Department for Transport
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Gillian Merron gives final approval for London Gateway Port
Transport Minister Gillian Merron has given final approval to the proposed London Gateway Port at Shellhaven, Thurrock, in the Thames estuary.
This follows agreement between the Port promoters, P&O (part of Dubai Ports World) and local planning and highway authorities to ensure that the impact of the full development on the local area highway network is adequately catered for.
The Department for Communities and Local Government is, in addition, today granting planning permission for the adjacent London Gateway logistics and commercial centre and Business Park on the Shellhaven site.
Commenting on the decision Gillian Merron said:
"London Gateway will be able to provide much needed capacity for handling the UK's growing international trade in containers.
"This substantial development has the potential to provide many new jobs in the Thames Gateway Growth Area - already one of the Government's priority growth areas in England - including a possible 1,900 jobs which the promoters forecast for the port alone.
"It has taken time to finalise this decision. But it was right to consider carefully, and make appropriate provision for, the significant impacts that this major development will have in the growth area.
"This outcome reflects the hard work by the promoters, the local authorities, transport bodies, environmental organisations and others to reach agreement on ways to mitigate the impacts of the development."
NOTES TO EDITORS
1. London Gateway port, when fully developed, will comprise up to seven container vessel berths and a ro-ro facility along 2.7km of quayside on the site of the former Shell oil refinery at Shellhaven in the borough of Thurrock, Essex. The planned adjoining commercial and logistics centre will utilise the rest of the landside, brownfield site of the decommissioned oil refinery.
2. P&O applied to the Department for Transport for a Harbour Empowerment Order in 2002 to establish a new harbour authority and construct a deep water container port on the north bank of the Thames estuary. P&O in partnership with Shell also applied to the local planning authority for planning permission to develop an adjacent logistics centre and business park. The promoters' appeal against non-determination by the planning authority was considered by the then Office of the Deputy Prime Minister. P&O was acquired in 2006 by Dubai Ports World, which has continued to take the project forward.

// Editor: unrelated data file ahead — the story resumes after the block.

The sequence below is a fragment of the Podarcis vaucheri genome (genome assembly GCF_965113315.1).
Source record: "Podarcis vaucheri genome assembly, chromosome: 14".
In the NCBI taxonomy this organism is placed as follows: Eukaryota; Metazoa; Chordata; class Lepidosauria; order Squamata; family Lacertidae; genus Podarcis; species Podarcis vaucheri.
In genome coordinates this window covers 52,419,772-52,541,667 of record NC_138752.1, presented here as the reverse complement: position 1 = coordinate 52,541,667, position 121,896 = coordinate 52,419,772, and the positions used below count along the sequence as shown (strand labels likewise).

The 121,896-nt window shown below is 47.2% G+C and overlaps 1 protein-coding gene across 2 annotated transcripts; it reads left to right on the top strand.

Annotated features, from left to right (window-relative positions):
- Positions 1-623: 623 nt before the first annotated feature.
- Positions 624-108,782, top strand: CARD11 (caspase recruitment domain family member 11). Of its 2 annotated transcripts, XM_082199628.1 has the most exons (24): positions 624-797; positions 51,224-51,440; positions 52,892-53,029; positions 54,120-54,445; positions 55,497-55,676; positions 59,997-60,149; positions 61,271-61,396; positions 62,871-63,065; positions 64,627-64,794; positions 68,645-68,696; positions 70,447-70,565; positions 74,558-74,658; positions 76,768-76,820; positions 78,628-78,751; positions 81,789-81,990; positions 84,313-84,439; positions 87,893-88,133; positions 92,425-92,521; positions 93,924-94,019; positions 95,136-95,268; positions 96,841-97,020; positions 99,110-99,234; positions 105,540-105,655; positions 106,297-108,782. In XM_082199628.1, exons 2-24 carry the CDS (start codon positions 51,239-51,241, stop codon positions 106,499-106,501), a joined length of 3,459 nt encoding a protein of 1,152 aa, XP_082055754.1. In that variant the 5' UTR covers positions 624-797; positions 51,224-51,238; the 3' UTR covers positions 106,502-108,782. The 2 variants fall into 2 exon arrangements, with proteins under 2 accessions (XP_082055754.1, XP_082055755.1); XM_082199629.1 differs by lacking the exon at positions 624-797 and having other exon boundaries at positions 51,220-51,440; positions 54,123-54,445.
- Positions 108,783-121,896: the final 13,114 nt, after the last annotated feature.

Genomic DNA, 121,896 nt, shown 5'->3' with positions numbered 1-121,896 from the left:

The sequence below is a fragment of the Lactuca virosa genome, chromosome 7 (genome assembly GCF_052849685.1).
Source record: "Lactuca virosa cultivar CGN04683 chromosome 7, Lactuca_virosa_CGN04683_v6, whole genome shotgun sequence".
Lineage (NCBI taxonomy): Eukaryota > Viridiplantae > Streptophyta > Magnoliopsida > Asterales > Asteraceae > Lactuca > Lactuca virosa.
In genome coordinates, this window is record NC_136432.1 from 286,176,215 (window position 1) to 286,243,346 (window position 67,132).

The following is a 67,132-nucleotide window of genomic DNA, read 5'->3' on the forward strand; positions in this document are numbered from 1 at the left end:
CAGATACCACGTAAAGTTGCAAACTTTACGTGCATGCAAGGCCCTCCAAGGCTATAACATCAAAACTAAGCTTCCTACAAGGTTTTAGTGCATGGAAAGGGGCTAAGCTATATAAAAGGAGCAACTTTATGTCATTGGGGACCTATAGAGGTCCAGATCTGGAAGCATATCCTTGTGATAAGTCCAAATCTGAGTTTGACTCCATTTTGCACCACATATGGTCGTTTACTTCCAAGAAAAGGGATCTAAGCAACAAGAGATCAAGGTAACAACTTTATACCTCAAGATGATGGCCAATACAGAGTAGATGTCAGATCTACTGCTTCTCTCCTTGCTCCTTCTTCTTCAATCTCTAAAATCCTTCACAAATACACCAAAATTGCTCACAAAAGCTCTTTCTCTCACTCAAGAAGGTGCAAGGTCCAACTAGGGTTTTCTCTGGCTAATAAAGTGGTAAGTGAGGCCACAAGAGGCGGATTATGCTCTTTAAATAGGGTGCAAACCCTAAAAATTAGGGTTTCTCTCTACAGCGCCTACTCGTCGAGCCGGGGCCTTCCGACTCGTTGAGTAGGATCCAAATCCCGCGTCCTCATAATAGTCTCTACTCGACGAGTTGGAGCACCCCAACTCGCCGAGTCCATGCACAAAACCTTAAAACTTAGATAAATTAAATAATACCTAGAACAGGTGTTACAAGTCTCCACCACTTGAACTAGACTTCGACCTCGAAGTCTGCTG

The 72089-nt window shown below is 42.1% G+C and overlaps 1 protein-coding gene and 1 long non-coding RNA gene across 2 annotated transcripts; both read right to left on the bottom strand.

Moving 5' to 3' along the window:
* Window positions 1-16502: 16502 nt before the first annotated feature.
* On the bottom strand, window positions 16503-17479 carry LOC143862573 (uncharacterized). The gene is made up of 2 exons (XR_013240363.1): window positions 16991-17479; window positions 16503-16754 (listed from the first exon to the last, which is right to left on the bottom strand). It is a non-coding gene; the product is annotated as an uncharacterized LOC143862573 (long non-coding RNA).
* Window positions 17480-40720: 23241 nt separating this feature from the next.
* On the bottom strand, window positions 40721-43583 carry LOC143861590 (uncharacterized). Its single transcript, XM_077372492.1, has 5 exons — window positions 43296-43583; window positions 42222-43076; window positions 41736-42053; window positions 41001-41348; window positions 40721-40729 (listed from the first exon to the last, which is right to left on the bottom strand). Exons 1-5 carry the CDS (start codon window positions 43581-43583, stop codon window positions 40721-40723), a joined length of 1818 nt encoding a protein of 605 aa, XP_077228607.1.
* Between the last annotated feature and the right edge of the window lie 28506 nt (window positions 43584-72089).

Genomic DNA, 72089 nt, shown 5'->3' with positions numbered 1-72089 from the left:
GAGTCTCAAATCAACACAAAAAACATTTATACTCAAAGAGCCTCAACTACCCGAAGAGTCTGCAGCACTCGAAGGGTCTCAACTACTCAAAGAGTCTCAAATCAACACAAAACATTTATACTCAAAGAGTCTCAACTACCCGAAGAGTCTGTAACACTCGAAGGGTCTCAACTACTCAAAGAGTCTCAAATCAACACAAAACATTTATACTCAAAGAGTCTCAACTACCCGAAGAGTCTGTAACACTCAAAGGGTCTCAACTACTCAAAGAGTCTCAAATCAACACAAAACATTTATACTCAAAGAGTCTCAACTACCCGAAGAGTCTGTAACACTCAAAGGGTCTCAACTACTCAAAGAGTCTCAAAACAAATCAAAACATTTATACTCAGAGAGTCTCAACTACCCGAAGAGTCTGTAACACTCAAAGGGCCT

3. A public inquiry was held into the applications for the port and business park, and into a Transport and Works Act Order for rail access, between February and September 2003 under an independent Inspector who reported in 2004. While agreeing with the development in outline the Inspector recommended significant conditions to mitigate the large scale impacts of the development, not least on the area's highway network. The Government agreed broadly with the Inspector's recommendations.
4. The Departments for Transport and for Communities and Local Government issued "minded to approve" letters for the full combined developments in 2005, requesting further work on agreeing the highway impacts, with further "minded to" letters in 2006 requiring the submission of binding legal instruments to address the substantial impacts on the highways network, which include the M25 Junction 30, and sections of the A13 and A1014. The Departments are also requiring a substantial travel plan to manage the development's traffic.
5. The project's promoters have reached agreements, in different forms, with Thurrock Council, Thurrock Thames Gateway Development Corporation and Essex County Council. This has enabled the Government to give final approval to the project as stages of the development are now firmly linked to delivery of highway infrastructure enhancements.
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